As we enter the top half of the list, signature hits by some of the era’s biggest stars rub elbows with a pair of breakthrough singles and an overlooked release by a future superstar. You’ll also find out, in case you’ve been wondering for the past 22 years, just what Dwight Yoakam sneers at the end of one of his classic records. #20 “Soon” Tanya Tucker Written by Casey Kelly and Bob Regan Peak: #2 #13 – LW | #22 – JK | #28 – KJC | #30 – BF Cheating songs that successfully make us feel compassion for the other woman are a rarity, but “Soon” manages to make us root for the woman who finds herself in a losing cycle, one that she finally finds the strength to stop. Tanya Tucker’s sympathetic performance and the song’s soothing melody invite us to feel compassion for the woman in Read More
It would be futile of us to ignore the recent sad news of Miranda Lambert’s and Blake Shelton’s divorce announcement, since it is a reality. We, however, have no desire to participate in the speculation or sensationalism of the news. Instead, it seems most appropriate to put some focus back on the music right about now. It’s no secret that Miranda Lambert is one of the few mainstream country artists that I enjoy anymore. As I contemplated this FSBFA, I wondered if she would have 25 songs that would warrant such a feature on her, since she’s only released five albums so far. It turns out that, as is the case with every FSBFA feature, not only are there 25 Lambert songs that I love, the 25 slots felt limited, as I had to leave many songs off the list. So, here are 25 of my favorite Lambert songs in Read More
“Drinkin’ Town with a Football Problem” Billy Currington Written by Elizabeth Elkins, Aaron Henningsen, Brian Henningsen, Clara Henningsen, and Vanessa Olivarez What a disappointing letdown from a totally intriguing title. I was hoping for some incisive social commentary a la Amy Schumer’s “Football Town Nights.”
If you’re going to keep revisiting the same themes, you might as well take some risks with your delivery. Kenny Chesney’s new single sounds fresher and more engaging than anything he’s done in a very long time. It’s easy to miss that he’s singing about what he always sings about: nostalgia for growing up in the country with American rock as the soundtrack. What makes “American Kids” work more than a lot his attempts with this theme is that sounds like he learned something listening to those Mellencamp and Springsteen records. This record oozes charm and mature authority, like he’s finally lived long enough to look back and say, “Hey. We were kinda crazy back then. But we all turned out alright in the end.” Written by Rodney Clawson, Luke Laird, and Shane McAnally Grade: B+ httpv://www.youtube.com/watch?v=ZliR74HRwGU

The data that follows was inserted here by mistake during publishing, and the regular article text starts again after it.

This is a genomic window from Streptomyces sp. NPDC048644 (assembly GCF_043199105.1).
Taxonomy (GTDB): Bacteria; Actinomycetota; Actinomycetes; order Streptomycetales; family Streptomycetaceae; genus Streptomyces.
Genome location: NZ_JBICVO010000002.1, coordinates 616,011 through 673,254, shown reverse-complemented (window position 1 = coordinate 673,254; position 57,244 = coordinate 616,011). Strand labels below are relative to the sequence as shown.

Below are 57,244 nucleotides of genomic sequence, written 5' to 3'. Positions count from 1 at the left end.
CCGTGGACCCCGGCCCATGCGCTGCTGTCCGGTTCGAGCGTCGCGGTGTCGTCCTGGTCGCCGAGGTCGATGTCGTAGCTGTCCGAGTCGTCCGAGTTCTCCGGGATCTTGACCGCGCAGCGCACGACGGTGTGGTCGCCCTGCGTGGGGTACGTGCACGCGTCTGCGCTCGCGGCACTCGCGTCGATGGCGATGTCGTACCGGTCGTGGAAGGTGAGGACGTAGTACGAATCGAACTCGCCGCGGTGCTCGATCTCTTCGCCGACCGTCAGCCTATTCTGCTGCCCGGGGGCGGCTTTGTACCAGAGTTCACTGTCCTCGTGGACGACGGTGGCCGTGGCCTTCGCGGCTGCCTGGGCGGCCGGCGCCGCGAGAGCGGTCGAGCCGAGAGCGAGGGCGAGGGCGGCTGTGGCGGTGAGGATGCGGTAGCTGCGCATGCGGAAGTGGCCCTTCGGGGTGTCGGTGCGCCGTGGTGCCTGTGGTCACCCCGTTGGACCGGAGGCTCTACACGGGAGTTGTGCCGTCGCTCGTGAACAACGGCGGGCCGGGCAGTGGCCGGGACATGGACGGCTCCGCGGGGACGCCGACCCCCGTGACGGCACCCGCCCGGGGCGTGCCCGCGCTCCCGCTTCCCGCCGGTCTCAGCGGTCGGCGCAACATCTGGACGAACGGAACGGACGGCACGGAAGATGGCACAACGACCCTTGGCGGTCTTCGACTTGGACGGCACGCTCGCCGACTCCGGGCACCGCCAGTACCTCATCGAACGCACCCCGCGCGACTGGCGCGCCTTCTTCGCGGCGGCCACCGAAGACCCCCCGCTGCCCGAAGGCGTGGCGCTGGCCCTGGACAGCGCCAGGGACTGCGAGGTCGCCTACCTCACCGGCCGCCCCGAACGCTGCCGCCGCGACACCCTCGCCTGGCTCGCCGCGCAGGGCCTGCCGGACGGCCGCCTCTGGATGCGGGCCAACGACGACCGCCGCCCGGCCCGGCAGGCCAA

For casual fans of country music, Johnny Paycheck was a one-hit wonder who spent a good chunk of his life in jail. For those who know better, he was the greatest of the Outlaw singers and the definitive honky-tonk voice of his time.
Her only tangential connection to country was a big one. Her cover of Dolly Parton’s “I Will Always Love You” is one of the most successful singles in history, spending 14 weeks at #1 and pushing its parent album, The Bodyguard soundtrack, to sales of 44 million worldwide.
One Sunday afternoon you go about rummaging through your attic, looking for items to donate to a local rescue mission…..and suddenly you find yourself re-acquainted with a bedroom poster depicting your favorite artist growing up, lightly caked in dust. At that very moment you let out a bittersweet sigh, and fondly stare into space as you reminisce of an early flame that came and went in your life, while that artist contributes the soundtrack to your saudade.
On his new album, Eric Church sings that we need “Some longhaired hippie prophet preaching from the book of Johnny Cash/A sheep among the wolves there standing tall/We need a country music Jesus to come and save us all.”
Bear in mind that he’s singing these lines on an album loaded with distorted vocals and sound effects, guitar solos closer to Three Doors Down than Cash, and a song about Bruce Springsteen.